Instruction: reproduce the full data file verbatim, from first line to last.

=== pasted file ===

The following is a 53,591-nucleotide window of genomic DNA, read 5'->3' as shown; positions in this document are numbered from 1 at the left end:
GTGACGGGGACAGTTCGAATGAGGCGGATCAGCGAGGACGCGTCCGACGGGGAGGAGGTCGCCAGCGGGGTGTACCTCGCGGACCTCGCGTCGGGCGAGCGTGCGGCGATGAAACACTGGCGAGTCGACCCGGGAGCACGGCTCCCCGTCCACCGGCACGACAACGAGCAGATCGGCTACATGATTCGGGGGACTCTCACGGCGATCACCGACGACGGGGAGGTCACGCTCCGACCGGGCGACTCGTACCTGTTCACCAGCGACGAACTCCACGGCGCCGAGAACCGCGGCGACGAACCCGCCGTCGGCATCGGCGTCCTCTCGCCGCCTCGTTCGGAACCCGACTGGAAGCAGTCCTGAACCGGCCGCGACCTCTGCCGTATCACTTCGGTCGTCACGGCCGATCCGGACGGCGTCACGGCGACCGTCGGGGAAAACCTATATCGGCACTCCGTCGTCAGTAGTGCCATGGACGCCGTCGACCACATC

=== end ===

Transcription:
The following is a 53,591-nucleotide window of genomic DNA, read 5'->3' as shown; positions in this document are numbered from 1 at the left end:
GTGACGGGGACAGTTCGAATGAGGCGGATCAGCGAGGACGCGTCCGACGGGGAGGAGGTCGCCAGCGGGGTGTACCTCGCGGACCTCGCGTCGGGCGAGCGTGCGGCGATGAAACACTGGCGAGTCGACCCGGGAGCACGGCTCCCCGTCCACCGGCACGACAACGAGCAGATCGGCTACATGATTCGGGGGACTCTCACGGCGATCACCGACGACGGGGAGGTCACGCTCCGACCGGGCGACTCGTACCTGTTCACCAGCGACGAACTCCACGGCGCCGAGAACCGCGGCGACGAACCCGCCGTCGGCATCGGCGTCCTCTCGCCGCCTCGTTCGGAACCCGACTGGAAGCAGTCCTGAACCGGCCGCGACCTCTGCCGTATCACTTCGGTCGTCACGGCCGATCCGGACGGCGTCACGGCGACCGTCGGGGAAAACCTATATCGGCACTCCGTCGTCAGTAGTGCCATGGACGCCGTCGACCACATC